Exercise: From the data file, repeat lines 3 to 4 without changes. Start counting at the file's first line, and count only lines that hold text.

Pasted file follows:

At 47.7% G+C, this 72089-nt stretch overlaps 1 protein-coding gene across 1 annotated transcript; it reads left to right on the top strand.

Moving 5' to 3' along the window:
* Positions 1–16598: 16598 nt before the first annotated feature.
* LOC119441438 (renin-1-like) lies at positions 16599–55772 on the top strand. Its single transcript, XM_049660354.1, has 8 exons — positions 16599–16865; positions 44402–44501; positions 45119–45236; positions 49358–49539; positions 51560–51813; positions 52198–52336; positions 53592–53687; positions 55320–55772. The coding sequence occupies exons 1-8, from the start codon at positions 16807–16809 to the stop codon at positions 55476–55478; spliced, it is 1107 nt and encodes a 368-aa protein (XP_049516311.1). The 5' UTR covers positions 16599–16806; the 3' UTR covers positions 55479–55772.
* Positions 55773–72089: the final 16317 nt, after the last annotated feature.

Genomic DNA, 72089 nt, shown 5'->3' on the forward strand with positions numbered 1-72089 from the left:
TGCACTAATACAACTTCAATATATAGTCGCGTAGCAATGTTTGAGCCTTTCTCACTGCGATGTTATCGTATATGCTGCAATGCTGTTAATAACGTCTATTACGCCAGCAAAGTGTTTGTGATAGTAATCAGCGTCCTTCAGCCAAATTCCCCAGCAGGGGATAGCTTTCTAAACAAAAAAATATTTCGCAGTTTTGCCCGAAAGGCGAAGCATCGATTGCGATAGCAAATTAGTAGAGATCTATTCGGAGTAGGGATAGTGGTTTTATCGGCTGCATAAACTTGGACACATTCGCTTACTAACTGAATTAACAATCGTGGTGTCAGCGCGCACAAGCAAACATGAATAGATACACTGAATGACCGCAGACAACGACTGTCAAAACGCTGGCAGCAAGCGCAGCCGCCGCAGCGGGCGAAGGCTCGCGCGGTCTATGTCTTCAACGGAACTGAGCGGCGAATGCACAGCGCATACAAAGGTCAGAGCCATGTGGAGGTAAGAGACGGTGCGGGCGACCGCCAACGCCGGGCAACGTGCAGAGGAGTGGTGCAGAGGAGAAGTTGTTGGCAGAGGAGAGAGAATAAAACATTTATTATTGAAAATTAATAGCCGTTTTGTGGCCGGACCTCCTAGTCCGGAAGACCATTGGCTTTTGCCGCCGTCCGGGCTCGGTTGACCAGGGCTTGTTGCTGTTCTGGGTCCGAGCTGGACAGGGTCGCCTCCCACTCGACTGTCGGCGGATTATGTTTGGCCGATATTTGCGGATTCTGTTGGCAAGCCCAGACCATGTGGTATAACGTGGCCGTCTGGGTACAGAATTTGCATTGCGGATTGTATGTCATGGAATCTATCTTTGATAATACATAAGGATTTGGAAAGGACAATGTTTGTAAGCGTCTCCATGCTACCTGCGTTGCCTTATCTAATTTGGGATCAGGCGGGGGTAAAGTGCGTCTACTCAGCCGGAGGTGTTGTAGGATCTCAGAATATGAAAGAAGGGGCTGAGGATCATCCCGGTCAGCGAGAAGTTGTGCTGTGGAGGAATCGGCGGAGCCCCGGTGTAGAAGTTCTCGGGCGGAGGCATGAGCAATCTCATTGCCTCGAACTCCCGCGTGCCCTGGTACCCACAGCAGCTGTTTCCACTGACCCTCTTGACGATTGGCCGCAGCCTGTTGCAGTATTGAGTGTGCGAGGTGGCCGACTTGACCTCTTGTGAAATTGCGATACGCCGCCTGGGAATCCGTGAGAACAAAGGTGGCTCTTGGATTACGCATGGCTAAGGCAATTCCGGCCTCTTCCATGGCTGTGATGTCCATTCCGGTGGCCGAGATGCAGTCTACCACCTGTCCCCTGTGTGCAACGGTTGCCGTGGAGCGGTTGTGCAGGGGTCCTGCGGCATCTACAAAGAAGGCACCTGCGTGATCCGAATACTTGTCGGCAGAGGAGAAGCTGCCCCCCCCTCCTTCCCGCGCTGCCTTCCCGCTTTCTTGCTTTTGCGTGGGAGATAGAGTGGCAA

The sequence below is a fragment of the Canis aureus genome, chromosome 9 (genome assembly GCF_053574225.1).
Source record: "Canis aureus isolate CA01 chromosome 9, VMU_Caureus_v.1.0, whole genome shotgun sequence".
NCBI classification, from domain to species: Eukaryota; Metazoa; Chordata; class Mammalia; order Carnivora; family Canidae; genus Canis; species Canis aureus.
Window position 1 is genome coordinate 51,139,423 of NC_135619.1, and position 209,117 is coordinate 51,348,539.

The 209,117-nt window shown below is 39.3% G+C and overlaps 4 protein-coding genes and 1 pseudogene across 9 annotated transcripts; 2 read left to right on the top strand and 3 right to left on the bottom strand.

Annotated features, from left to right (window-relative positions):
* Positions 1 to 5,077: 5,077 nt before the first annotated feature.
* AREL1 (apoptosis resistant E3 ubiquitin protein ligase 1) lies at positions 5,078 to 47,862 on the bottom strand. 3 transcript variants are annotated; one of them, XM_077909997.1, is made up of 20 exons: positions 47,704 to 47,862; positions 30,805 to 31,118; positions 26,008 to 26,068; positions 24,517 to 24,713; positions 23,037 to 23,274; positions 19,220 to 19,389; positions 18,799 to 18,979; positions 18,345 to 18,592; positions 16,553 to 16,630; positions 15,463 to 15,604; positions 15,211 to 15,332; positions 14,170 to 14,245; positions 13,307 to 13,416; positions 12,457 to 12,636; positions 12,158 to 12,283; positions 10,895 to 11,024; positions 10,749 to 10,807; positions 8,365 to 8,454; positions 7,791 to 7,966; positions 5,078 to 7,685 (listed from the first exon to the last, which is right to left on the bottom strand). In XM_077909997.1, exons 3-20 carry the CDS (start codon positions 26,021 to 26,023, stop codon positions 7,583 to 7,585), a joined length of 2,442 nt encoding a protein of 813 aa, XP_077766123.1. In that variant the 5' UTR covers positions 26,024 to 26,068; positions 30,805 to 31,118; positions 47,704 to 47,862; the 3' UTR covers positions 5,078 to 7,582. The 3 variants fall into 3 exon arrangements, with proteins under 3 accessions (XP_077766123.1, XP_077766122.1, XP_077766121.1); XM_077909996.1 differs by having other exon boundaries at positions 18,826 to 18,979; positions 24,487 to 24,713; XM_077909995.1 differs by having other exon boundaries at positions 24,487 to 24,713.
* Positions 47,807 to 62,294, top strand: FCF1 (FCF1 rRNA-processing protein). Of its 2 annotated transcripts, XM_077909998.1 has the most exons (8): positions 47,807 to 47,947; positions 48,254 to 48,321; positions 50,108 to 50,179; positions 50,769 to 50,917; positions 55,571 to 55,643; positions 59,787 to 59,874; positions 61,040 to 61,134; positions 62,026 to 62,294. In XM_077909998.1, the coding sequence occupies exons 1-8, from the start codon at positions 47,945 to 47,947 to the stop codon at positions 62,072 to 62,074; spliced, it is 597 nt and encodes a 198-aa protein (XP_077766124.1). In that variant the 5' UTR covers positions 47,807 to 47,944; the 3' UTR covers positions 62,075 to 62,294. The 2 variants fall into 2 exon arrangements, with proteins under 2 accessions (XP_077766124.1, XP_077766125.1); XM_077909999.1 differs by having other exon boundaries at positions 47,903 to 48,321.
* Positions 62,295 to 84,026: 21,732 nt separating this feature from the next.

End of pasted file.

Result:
* Positions 1–16598: 16598 nt before the first annotated feature.
* LOC119441438 (renin-1-like) lies at positions 16599–55772 on the top strand. Its single transcript, XM_049660354.1, has 8 exons — positions 16599–16865; positions 44402–44501; positions 45119–45236; positions 49358–49539; positions 51560–51813; positions 52198–52336; positions 53592–53687; positions 55320–55772. The coding sequence occupies exons 1-8, from the start codon at positions 16807–16809 to the stop codon at positions 55476–55478; spliced, it is 1107 nt and encodes a 368-aa protein (XP_049516311.1). The 5' UTR covers positions 16599–16806; the 3' UTR covers positions 55479–55772.